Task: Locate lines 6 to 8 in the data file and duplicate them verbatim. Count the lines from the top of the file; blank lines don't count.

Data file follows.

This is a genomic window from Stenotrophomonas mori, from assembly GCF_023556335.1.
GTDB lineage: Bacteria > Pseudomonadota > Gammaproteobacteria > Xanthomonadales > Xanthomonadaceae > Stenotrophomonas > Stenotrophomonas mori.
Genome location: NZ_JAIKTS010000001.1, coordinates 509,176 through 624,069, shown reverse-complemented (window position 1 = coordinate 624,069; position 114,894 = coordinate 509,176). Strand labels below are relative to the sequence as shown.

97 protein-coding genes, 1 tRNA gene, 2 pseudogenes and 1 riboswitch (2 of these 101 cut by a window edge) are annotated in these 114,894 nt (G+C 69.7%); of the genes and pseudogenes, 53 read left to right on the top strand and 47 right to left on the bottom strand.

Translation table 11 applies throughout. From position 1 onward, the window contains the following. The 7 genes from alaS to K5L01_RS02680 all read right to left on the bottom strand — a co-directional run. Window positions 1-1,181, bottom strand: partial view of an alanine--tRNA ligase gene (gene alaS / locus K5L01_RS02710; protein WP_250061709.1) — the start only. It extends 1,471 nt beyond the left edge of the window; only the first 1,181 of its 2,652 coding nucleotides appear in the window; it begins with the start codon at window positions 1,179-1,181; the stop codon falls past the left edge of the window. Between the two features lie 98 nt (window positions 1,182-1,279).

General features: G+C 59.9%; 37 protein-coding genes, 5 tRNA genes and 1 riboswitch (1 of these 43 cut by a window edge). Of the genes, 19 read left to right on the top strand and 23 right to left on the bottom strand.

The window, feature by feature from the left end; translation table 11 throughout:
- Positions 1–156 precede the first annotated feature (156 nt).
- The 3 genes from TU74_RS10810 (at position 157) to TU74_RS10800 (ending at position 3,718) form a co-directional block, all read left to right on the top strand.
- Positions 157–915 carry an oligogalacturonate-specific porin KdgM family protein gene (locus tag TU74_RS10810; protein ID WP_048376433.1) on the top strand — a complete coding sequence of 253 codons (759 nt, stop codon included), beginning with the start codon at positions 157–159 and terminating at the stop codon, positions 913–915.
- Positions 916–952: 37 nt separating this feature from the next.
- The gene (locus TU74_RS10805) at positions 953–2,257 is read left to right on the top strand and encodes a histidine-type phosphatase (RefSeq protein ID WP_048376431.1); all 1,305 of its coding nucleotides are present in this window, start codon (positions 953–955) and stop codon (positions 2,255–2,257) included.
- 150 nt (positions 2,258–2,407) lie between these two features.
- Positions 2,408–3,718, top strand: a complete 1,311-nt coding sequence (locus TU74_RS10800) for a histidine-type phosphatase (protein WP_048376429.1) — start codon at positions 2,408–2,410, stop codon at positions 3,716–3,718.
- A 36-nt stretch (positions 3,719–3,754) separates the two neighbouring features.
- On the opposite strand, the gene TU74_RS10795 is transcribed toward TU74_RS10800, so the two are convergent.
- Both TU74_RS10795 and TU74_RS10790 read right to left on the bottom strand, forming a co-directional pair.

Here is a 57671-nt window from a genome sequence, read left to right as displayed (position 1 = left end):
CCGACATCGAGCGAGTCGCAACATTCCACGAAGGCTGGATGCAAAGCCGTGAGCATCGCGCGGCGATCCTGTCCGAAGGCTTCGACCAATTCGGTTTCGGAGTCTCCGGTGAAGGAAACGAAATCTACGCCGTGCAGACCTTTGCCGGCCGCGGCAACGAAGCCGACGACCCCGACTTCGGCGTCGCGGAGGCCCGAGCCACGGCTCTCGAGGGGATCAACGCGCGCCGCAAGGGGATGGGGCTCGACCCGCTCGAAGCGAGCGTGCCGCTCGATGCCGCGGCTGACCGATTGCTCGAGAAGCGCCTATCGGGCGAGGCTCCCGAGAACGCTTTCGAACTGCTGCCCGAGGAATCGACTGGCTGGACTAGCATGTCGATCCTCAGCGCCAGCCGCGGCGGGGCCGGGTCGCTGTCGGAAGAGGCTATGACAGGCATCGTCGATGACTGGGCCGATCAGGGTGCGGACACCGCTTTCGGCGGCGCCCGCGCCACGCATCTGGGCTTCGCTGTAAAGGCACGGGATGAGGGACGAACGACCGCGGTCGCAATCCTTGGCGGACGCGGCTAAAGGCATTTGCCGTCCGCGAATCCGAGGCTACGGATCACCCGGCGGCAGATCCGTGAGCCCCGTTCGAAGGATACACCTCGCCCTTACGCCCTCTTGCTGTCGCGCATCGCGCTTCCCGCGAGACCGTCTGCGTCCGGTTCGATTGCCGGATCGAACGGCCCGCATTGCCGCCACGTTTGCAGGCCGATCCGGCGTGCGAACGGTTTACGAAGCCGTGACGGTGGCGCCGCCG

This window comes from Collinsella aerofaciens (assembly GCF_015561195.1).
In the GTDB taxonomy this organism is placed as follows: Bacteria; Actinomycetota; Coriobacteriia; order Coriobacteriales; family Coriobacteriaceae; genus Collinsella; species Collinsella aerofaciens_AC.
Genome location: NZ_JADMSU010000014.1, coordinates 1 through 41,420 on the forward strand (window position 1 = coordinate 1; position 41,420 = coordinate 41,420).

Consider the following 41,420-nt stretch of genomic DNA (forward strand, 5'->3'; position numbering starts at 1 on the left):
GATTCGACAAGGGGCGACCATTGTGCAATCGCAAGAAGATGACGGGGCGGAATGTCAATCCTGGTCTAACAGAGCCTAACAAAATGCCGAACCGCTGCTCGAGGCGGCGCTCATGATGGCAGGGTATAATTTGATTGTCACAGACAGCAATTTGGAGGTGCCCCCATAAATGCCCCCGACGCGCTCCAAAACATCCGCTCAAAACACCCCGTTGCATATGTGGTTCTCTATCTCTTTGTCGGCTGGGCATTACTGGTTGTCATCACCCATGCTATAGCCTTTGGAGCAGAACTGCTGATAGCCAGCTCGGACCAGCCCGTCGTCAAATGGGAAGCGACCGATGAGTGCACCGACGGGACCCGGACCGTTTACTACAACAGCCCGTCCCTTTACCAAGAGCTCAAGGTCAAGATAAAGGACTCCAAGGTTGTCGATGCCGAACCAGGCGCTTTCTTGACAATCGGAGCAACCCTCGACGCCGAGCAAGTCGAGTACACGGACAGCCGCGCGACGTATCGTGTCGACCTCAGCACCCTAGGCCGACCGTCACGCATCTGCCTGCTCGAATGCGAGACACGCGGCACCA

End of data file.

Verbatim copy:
General features: G+C 59.9%; 37 protein-coding genes, 5 tRNA genes and 1 riboswitch (1 of these 43 cut by a window edge). Of the genes, 19 read left to right on the top strand and 23 right to left on the bottom strand.

The window, feature by feature from the left end; translation table 11 throughout:
- Positions 1–156 precede the first annotated feature (156 nt).